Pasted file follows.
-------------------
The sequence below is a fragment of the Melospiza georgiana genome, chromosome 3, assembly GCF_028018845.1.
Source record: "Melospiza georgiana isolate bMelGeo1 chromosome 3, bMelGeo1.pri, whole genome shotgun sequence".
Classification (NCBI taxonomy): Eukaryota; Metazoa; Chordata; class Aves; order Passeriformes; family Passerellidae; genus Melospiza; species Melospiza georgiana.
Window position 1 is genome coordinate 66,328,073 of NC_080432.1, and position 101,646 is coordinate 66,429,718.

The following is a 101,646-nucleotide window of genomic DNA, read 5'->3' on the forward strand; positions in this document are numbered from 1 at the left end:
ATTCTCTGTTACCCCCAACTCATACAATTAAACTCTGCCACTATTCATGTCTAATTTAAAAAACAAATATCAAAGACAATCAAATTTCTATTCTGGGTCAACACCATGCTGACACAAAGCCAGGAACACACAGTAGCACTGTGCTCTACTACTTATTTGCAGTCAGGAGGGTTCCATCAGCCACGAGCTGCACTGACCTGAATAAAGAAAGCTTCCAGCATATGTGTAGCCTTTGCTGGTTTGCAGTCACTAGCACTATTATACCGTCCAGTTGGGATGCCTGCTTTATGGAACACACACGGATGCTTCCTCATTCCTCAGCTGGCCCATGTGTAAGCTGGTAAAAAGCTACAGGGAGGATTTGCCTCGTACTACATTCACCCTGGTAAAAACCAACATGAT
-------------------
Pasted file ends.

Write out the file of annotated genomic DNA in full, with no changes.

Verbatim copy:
The sequence below is a fragment of the Melospiza georgiana genome, chromosome 3, assembly GCF_028018845.1.
Source record: "Melospiza georgiana isolate bMelGeo1 chromosome 3, bMelGeo1.pri, whole genome shotgun sequence".
Classification (NCBI taxonomy): Eukaryota; Metazoa; Chordata; class Aves; order Passeriformes; family Passerellidae; genus Melospiza; species Melospiza georgiana.
Window position 1 is genome coordinate 66,328,073 of NC_080432.1, and position 101,646 is coordinate 66,429,718.

The following is a 101,646-nucleotide window of genomic DNA, read 5'->3' on the forward strand; positions in this document are numbered from 1 at the left end:
ATTCTCTGTTACCCCCAACTCATACAATTAAACTCTGCCACTATTCATGTCTAATTTAAAAAACAAATATCAAAGACAATCAAATTTCTATTCTGGGTCAACACCATGCTGACACAAAGCCAGGAACACACAGTAGCACTGTGCTCTACTACTTATTTGCAGTCAGGAGGGTTCCATCAGCCACGAGCTGCACTGACCTGAATAAAGAAAGCTTCCAGCATATGTGTAGCCTTTGCTGGTTTGCAGTCACTAGCACTATTATACCGTCCAGTTGGGATGCCTGCTTTATGGAACACACACGGATGCTTCCTCATTCCTCAGCTGGCCCATGTGTAAGCTGGTAAAAAGCTACAGGGAGGATTTGCCTCGTACTACATTCACCCTGGTAAAAACCAACATGAT